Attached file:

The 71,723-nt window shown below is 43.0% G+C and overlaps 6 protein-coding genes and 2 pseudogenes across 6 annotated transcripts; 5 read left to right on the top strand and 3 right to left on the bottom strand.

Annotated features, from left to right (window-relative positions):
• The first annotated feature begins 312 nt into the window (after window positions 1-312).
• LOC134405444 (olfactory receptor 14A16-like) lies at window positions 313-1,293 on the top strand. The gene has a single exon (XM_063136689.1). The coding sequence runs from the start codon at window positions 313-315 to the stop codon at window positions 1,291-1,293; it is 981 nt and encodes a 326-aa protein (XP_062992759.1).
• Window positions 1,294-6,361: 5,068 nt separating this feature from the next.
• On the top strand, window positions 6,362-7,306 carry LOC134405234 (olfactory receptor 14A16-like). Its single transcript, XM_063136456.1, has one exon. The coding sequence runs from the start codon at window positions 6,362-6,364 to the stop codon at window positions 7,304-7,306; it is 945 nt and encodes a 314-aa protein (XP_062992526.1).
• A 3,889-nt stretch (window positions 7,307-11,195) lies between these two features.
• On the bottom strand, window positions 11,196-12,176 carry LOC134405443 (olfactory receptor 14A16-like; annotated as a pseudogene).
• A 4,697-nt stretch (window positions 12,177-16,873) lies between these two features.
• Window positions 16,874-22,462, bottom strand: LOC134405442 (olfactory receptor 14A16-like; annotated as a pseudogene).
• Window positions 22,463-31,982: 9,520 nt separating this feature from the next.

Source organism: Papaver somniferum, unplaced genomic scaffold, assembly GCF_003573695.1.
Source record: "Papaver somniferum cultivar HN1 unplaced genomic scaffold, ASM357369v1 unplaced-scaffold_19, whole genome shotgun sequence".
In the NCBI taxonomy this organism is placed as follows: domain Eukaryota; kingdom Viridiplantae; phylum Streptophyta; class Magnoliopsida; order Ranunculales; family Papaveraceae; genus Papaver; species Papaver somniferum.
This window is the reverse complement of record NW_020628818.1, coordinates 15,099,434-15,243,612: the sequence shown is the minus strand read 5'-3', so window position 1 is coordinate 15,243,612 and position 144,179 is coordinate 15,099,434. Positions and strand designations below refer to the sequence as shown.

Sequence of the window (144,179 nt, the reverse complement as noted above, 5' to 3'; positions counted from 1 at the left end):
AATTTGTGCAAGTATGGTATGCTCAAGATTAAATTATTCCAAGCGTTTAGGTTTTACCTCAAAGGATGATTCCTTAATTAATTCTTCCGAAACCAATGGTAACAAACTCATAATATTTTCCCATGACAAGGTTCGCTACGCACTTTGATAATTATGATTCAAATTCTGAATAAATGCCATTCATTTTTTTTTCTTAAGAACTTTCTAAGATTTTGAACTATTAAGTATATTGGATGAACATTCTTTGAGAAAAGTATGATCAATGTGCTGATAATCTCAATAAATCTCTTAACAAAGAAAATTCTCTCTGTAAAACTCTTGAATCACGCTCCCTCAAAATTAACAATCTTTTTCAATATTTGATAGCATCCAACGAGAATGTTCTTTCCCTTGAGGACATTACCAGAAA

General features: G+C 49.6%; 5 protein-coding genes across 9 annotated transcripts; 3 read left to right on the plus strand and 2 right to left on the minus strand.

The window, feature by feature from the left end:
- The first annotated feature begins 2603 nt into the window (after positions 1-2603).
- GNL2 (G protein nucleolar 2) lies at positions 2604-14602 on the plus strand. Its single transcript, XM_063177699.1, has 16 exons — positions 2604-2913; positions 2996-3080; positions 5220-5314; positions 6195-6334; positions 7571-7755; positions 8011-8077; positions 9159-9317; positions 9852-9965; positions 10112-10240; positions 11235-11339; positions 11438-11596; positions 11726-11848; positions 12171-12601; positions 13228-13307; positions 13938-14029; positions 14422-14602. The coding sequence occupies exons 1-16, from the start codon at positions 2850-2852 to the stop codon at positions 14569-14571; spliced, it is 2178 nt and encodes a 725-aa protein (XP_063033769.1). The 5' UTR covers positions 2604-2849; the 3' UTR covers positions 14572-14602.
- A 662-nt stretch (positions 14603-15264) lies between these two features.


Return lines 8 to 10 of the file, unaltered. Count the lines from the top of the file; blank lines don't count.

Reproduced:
• On the bottom strand, window positions 11,196-12,176 carry LOC134405443 (olfactory receptor 14A16-like; annotated as a pseudogene).
• A 4,697-nt stretch (window positions 12,177-16,873) lies between these two features.
• Window positions 16,874-22,462, bottom strand: LOC134405442 (olfactory receptor 14A16-like; annotated as a pseudogene).